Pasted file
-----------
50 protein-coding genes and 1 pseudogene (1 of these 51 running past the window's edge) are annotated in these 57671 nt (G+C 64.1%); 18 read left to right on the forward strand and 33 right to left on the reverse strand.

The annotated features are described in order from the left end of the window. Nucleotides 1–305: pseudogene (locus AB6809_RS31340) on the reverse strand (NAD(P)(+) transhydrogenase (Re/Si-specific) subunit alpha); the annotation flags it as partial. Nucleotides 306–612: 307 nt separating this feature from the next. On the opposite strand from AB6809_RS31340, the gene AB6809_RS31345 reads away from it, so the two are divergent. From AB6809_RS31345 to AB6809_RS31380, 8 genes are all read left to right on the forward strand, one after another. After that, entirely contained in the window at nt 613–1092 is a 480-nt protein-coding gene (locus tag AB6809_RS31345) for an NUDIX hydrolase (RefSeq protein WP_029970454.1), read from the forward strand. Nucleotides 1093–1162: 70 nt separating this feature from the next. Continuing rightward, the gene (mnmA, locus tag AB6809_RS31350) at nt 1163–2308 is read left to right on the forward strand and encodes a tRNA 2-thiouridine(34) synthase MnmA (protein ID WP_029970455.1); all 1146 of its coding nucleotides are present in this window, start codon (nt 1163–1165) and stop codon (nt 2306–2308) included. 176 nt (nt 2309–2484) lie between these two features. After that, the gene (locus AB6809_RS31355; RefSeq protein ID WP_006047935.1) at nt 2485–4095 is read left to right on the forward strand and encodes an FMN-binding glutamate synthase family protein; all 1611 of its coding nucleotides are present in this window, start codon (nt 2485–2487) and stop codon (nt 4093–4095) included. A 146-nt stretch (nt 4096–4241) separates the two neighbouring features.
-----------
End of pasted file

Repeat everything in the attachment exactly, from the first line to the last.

50 protein-coding genes and 1 pseudogene (1 of these 51 running past the window's edge) are annotated in these 57671 nt (G+C 64.1%); 18 read left to right on the forward strand and 33 right to left on the reverse strand.

The annotated features are described in order from the left end of the window. Nucleotides 1–305: pseudogene (locus AB6809_RS31340) on the reverse strand (NAD(P)(+) transhydrogenase (Re/Si-specific) subunit alpha); the annotation flags it as partial. Nucleotides 306–612: 307 nt separating this feature from the next. On the opposite strand from AB6809_RS31340, the gene AB6809_RS31345 reads away from it, so the two are divergent. From AB6809_RS31345 to AB6809_RS31380, 8 genes are all read left to right on the forward strand, one after another. After that, entirely contained in the window at nt 613–1092 is a 480-nt protein-coding gene (locus tag AB6809_RS31345) for an NUDIX hydrolase (RefSeq protein WP_029970454.1), read from the forward strand. Nucleotides 1093–1162: 70 nt separating this feature from the next. Continuing rightward, the gene (mnmA, locus tag AB6809_RS31350) at nt 1163–2308 is read left to right on the forward strand and encodes a tRNA 2-thiouridine(34) synthase MnmA (protein ID WP_029970455.1); all 1146 of its coding nucleotides are present in this window, start codon (nt 1163–1165) and stop codon (nt 2306–2308) included. 176 nt (nt 2309–2484) lie between these two features. After that, the gene (locus AB6809_RS31355; RefSeq protein ID WP_006047935.1) at nt 2485–4095 is read left to right on the forward strand and encodes an FMN-binding glutamate synthase family protein; all 1611 of its coding nucleotides are present in this window, start codon (nt 2485–2487) and stop codon (nt 4093–4095) included. A 146-nt stretch (nt 4096–4241) separates the two neighbouring features.